No evidence of misconduct: The University of Texas has cleared Professor Mark Regnerus of any misconduct in researching, analyzing and publishing his study on gay parenting. The school, in Austin, initiated an inquiry into Regnerus' work after gay rights activist and blogger Scott Rose sent multiple, formal complaints. In a report issued Wednesday, school officials said they could not substantiate any of Rose's allegations of scientific misconduct. Members of the inquiry panel pored over Regnerus' physical data, written material, grant proposals and emails. They also interviewed others involved in the study. Because the school found no problems with the research, it will not proceed with a formal investigation. In an email to The Chronicle of Higher Education, Rose dismissed the inquiry's findings, claiming it didn't dig deep enough.
Controversy over Regnerus' research exploded as soon as he published his findings in the peer-reviewed Social Science Journal in June. Regnerus surveyed 3,000 adults who spent at least some of their childhood with gay or lesbian parents. He concluded children raised in homosexual families are more likely to grow up with social, behavioral and emotional problems. Critics lambasted his methods, motives and funding, which came from conservative foundations. The Social Science Journal almost immediately started a damage-control campaign, initiating an audit of the study and the peer review process. The auditor, one of Regnerus' most vocal critics, concluded the research contained fatal flaws that reviewers overlooked because of their own opposition to same-sex marriage. The journal plans to print the audit report, along with a mea culpa in its November issue.
Evidence of growing apathy?: President Barack Obama took his re-election campaign back to school this week, appearing before crowds at the University of Virginia and Colorado State University. Although the president still draws a following on college campuses, fewer students showed up to support him than in 2008. And even those who skipped class to hear him speak showed less enthusiasm for the candidate than they once did. "It no longer has the distinctiveness that it used to have," said William Proffitt, a University of Virginia student told the Associated Press. "That was amazing, seeing the first African-American president elected, but that died off within a year." Campaign staffers claim they're keeping crowd numbers low to cut down on costs.
Cracking down on free speech: California lawmakers are rethinking a bill that encouraged colleges to crack down on anti-Israel protests. The legislation, supported by 66 of the state Assembly's members, condemned anti-Semitism and urged for tighter restrictions on rallies against Israel. Although the bill was nonbinding and did not carry policy implications, advocates for free speech said it sent the wrong message. Assemblywoman Bonnie Lowenthal, who voted for the resolution, immediately said she would work on an amendment that clarified the Assembly's support for free speech. "I'm not sure what all it's going to say, but I think it will boil down to a celebration of the First Amendment," the Long Beach Democrat said in a statement. "And it will make clear in no uncertain terms that students in our universities should feel safe to have differing opinions." Most of the instances of anti-Semitism the resolution cited related to the Israel-Palestine debate on college campuses. Among other things, it condemned the campaign to pressure the University of California system to divest from Israel and the suggestion by some students that Israel is a "racist" state.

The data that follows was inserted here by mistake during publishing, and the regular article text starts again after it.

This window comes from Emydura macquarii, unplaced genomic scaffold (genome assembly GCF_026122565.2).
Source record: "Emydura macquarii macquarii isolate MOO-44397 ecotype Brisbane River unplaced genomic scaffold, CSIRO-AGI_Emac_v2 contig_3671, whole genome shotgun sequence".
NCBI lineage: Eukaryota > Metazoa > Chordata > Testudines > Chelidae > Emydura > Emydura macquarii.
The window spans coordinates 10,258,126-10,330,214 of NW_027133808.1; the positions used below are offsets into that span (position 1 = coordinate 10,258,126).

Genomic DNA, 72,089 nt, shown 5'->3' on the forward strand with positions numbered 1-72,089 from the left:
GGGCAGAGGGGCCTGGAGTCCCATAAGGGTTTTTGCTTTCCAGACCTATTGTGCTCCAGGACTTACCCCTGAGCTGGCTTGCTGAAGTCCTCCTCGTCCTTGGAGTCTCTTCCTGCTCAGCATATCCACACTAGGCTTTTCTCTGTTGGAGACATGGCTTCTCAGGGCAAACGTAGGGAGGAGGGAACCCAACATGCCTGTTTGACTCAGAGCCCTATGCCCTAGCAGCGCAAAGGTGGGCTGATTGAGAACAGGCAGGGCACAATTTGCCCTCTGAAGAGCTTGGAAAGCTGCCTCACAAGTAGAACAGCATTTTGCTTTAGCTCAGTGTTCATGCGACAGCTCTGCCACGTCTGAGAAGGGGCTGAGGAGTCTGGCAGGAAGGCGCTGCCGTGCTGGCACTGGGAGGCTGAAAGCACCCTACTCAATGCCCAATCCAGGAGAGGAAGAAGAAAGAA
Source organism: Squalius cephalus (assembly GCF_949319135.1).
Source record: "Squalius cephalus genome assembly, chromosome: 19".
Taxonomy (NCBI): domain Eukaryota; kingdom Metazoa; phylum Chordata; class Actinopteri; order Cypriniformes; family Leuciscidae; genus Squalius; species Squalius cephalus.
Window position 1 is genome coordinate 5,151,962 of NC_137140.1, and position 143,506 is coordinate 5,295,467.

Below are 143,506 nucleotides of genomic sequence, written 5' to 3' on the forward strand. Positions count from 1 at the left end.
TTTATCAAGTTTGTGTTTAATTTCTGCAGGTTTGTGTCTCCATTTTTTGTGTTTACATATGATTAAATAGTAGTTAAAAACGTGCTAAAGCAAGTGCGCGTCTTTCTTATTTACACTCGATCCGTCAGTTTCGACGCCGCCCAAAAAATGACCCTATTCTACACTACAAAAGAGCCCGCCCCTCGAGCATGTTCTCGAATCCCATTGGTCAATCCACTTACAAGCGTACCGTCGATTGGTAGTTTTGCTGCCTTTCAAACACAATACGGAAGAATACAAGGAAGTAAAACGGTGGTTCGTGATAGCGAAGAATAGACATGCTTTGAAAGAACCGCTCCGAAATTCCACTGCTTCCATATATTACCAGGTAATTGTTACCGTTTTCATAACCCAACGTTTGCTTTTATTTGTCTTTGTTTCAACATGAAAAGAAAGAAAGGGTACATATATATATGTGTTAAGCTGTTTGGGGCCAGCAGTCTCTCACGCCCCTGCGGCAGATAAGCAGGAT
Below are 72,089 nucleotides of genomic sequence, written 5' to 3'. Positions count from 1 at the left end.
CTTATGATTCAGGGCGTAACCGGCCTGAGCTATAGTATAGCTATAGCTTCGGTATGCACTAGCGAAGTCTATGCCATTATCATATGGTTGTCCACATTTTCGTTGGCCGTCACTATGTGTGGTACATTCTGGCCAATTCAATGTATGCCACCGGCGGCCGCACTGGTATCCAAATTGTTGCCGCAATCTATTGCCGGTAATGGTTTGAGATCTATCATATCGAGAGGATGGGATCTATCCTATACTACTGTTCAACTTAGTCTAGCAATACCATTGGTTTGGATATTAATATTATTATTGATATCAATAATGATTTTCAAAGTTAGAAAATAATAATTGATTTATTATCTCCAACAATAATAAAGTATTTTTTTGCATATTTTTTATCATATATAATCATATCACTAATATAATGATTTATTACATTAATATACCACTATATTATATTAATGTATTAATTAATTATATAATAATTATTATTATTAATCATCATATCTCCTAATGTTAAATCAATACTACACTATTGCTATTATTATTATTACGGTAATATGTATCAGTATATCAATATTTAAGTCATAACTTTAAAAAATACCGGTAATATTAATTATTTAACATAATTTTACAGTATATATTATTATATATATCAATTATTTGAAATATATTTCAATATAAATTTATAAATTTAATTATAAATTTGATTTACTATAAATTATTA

Maybe that take-home final wasn't such a good idea after all: Harvard University is investigating dozens of students for cheating after school officials discovered they might have shared answers or plagiarized a final exam. The class in which the alleged cheating occurred held a minimum of 250 students, and teachers found evidence of cheating in about half of the take-home exams. After news of the possible cheating broke, administrators quickly moved to dispel claims of widespread academic fraud at one of the country's most prestigious institutions. But they also announced plans to hold campus-wide discussions about integrity and are considering instituting an honor code. The students accused of cheating have been called to appear before a subcommittee of the Harvard College administrative Board, which reviews issues of academic integrity. Hopefully they have a similar panel to review academic stupidity. What professor sends students home to take a final exam? Any middle school student could tell you someone was bound to take advantage of that, even at a school as prestigious as Harvard.